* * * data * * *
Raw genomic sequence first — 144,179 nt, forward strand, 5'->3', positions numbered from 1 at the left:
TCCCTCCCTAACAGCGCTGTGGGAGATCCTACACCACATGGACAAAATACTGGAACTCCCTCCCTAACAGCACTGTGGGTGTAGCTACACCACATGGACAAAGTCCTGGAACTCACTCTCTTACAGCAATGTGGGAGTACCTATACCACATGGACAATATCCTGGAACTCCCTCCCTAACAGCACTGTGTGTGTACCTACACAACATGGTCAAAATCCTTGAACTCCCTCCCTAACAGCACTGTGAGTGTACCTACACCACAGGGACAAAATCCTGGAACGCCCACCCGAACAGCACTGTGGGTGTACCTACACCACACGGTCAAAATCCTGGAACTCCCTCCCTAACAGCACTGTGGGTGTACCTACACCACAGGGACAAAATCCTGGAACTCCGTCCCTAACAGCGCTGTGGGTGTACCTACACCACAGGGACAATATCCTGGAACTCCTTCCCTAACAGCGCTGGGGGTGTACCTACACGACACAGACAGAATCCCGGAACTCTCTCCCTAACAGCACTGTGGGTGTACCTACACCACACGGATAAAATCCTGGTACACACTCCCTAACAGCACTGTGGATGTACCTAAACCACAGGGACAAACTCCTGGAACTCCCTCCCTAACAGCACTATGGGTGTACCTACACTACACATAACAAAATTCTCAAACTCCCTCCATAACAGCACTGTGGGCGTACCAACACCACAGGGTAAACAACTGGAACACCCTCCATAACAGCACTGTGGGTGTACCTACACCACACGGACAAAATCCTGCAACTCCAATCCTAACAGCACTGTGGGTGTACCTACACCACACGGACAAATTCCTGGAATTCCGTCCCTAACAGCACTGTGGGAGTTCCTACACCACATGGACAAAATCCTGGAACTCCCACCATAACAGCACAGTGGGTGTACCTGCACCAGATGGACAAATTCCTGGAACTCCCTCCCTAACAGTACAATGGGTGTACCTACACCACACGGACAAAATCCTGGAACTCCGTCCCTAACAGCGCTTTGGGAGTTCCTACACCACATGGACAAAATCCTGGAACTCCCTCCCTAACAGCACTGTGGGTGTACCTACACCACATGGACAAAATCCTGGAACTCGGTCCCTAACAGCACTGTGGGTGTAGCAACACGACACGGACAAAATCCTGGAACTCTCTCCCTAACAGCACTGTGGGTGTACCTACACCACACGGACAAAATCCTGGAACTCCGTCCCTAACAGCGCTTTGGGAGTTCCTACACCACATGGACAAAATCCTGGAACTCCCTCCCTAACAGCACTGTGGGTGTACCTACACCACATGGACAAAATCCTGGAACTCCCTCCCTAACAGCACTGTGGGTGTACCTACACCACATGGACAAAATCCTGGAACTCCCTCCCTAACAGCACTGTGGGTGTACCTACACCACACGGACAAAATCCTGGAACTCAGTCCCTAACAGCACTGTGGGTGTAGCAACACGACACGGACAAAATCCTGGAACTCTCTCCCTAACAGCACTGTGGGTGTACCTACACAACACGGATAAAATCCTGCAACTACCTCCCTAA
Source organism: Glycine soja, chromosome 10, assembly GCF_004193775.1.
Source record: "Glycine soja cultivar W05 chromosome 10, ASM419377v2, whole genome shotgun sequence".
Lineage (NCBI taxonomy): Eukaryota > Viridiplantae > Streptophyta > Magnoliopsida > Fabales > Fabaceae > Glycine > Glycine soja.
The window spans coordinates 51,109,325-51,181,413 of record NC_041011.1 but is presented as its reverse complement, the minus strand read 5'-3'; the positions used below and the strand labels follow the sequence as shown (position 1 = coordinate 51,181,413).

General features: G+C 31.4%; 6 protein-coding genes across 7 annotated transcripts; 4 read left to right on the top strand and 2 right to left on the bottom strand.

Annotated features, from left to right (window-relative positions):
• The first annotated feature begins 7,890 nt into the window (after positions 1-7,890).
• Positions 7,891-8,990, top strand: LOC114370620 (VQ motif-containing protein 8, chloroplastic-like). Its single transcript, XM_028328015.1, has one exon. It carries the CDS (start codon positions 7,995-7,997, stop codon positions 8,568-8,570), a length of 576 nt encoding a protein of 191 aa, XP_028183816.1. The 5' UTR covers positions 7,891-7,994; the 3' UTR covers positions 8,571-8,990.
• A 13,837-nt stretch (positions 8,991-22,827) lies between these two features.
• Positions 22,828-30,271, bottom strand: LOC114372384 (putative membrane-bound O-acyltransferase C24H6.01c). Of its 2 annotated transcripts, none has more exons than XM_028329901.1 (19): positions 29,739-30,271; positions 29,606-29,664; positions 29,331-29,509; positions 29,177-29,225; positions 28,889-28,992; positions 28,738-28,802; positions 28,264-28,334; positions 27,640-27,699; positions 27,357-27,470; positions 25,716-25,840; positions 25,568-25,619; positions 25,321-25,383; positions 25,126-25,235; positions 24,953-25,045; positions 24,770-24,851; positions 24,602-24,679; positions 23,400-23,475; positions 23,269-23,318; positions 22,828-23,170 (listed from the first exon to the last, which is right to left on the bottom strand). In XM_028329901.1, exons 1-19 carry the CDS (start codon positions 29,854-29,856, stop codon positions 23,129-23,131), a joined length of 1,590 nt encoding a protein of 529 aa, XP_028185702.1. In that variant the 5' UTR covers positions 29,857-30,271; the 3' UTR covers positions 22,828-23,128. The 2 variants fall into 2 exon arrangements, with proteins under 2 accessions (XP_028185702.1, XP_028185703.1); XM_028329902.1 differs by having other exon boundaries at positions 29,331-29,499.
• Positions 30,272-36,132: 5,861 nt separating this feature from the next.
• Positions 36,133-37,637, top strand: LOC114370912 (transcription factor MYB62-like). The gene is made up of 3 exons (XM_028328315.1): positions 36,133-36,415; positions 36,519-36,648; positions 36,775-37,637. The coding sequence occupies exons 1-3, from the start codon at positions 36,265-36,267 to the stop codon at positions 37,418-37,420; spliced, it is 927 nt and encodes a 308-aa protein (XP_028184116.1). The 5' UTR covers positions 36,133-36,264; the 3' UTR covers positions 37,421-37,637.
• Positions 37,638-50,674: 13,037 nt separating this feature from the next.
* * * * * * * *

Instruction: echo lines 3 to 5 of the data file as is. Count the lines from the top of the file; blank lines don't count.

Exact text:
Source organism: Glycine soja, chromosome 10, assembly GCF_004193775.1.
Source record: "Glycine soja cultivar W05 chromosome 10, ASM419377v2, whole genome shotgun sequence".
Lineage (NCBI taxonomy): Eukaryota > Viridiplantae > Streptophyta > Magnoliopsida > Fabales > Fabaceae > Glycine > Glycine soja.